Many companies take the employee’s performance during the probation period into account, in addition to the background check, as to whether they will keep the employee.
The key thing is that the company just needs to know ahead of time so that they can take the necessary precautions.
“Who you are today, and your experience may still make you a good fit for the company. It’s about whether you are willing to change and whether you are still that same old you.”
Overly Trusting or Just Complacency?
In Singapore, there is no regulation for employers to do a background check on their employees. The only industry that has a semblance of a mandate is the finance industry, where MAS proposed doing compulsory background screenings in 2021.
Compare this to other countries such as the UK, where employers are required to do screenings—especially for industries that involve working with vulnerable groups such as the elderly or young children.
When Fiona first started working as a background checker, the first few years were tough. The industry is simply not well-established in Singapore, and there was little demand for her services, aside from the financial sector and US-owned companies.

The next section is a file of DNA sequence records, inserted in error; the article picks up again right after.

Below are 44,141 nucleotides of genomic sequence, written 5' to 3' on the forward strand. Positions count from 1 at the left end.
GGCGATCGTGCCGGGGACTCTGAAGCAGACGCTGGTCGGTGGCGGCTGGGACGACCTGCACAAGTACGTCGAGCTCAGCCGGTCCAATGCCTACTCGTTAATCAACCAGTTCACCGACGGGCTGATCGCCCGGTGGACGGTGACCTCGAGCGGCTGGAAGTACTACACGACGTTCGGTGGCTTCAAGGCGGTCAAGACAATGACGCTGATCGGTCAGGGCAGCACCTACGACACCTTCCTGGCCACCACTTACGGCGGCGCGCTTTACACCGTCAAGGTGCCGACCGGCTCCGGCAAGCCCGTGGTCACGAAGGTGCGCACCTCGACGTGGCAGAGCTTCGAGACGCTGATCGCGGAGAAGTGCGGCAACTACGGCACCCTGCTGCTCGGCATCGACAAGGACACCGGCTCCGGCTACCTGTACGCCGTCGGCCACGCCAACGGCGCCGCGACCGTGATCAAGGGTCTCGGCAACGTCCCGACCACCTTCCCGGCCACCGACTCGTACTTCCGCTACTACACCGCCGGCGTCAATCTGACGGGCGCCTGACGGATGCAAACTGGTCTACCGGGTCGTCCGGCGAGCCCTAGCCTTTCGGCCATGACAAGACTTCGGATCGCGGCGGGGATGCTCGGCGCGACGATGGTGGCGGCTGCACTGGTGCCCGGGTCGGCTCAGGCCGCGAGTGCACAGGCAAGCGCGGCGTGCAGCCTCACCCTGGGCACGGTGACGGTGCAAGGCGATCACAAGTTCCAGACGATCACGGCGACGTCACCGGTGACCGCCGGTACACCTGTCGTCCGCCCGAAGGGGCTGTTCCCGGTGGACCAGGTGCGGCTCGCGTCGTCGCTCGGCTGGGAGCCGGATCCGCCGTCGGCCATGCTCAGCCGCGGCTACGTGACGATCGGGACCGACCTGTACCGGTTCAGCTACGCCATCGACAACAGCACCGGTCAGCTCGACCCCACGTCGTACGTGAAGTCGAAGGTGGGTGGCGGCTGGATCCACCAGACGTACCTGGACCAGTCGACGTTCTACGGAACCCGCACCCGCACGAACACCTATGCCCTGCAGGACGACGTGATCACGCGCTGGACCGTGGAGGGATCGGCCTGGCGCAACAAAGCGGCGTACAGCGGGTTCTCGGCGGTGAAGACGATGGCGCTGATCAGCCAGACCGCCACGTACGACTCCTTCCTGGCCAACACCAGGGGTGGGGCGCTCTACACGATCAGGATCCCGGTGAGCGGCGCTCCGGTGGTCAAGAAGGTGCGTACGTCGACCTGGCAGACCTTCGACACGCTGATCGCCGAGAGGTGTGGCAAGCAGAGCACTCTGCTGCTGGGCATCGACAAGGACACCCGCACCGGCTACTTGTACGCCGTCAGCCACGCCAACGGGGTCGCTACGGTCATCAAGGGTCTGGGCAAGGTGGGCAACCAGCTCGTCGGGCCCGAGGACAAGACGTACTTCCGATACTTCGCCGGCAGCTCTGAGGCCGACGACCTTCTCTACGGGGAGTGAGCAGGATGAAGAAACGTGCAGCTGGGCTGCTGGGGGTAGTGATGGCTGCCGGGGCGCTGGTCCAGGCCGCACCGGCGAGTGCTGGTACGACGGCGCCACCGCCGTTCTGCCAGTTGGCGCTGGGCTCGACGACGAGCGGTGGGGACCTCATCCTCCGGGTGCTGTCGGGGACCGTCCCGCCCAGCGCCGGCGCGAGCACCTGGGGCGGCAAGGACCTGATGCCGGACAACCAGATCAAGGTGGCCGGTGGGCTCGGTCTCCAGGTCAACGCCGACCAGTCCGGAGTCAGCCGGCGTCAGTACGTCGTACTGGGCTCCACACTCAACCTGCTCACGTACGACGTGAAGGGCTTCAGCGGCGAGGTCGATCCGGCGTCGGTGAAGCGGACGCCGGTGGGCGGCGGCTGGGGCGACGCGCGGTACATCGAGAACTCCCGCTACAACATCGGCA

“Companies always assume that candidates are 100 percent honest—especially for the ones who pass the hiring interviews. But it is precisely because candidates know that their companies don’t check, so they are not afraid of lying to protect their own self-interests,” she remarks.
“This can be as simple as lying about their salary in order to negotiate a higher pay or pretending they had a higher job title. The more extreme ones go on to plant reference checks since you are calling the person whom they direct you to anyway. Most candidates are not silly enough to connect you to a referee who might say bad things about them and ruin their chances of getting the job.”
The current lack of companies doing background checks stems from growing up in a society that sometimes takes safety and security for granted. If you come from a culture where you have not had any problems with certitude, it can be difficult to understand that it could happen.